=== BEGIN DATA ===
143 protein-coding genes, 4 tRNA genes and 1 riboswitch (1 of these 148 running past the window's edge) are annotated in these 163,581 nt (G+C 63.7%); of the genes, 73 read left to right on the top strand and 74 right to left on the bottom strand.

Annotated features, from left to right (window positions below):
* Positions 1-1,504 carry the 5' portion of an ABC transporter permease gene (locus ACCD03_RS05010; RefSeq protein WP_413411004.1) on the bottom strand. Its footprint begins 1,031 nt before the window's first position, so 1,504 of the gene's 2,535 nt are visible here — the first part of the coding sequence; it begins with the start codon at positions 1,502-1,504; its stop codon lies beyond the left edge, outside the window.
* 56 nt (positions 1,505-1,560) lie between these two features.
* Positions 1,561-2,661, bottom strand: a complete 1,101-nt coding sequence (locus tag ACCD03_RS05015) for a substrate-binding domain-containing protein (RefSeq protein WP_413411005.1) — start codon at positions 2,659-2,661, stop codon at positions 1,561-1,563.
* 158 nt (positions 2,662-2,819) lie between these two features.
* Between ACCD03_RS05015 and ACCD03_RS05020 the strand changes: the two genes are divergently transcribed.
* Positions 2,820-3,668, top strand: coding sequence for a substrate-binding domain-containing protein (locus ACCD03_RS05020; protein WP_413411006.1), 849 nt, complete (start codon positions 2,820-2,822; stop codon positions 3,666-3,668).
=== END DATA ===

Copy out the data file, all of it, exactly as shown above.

143 protein-coding genes, 4 tRNA genes and 1 riboswitch (1 of these 148 running past the window's edge) are annotated in these 163,581 nt (G+C 63.7%); of the genes, 73 read left to right on the top strand and 74 right to left on the bottom strand.

Annotated features, from left to right (window positions below):
* Positions 1-1,504 carry the 5' portion of an ABC transporter permease gene (locus ACCD03_RS05010; RefSeq protein WP_413411004.1) on the bottom strand. Its footprint begins 1,031 nt before the window's first position, so 1,504 of the gene's 2,535 nt are visible here — the first part of the coding sequence; it begins with the start codon at positions 1,502-1,504; its stop codon lies beyond the left edge, outside the window.
* 56 nt (positions 1,505-1,560) lie between these two features.
* Positions 1,561-2,661, bottom strand: a complete 1,101-nt coding sequence (locus tag ACCD03_RS05015) for a substrate-binding domain-containing protein (RefSeq protein WP_413411005.1) — start codon at positions 2,659-2,661, stop codon at positions 1,561-1,563.
* 158 nt (positions 2,662-2,819) lie between these two features.
* Between ACCD03_RS05015 and ACCD03_RS05020 the strand changes: the two genes are divergently transcribed.
* Positions 2,820-3,668, top strand: coding sequence for a substrate-binding domain-containing protein (locus ACCD03_RS05020; protein WP_413411006.1), 849 nt, complete (start codon positions 2,820-2,822; stop codon positions 3,666-3,668).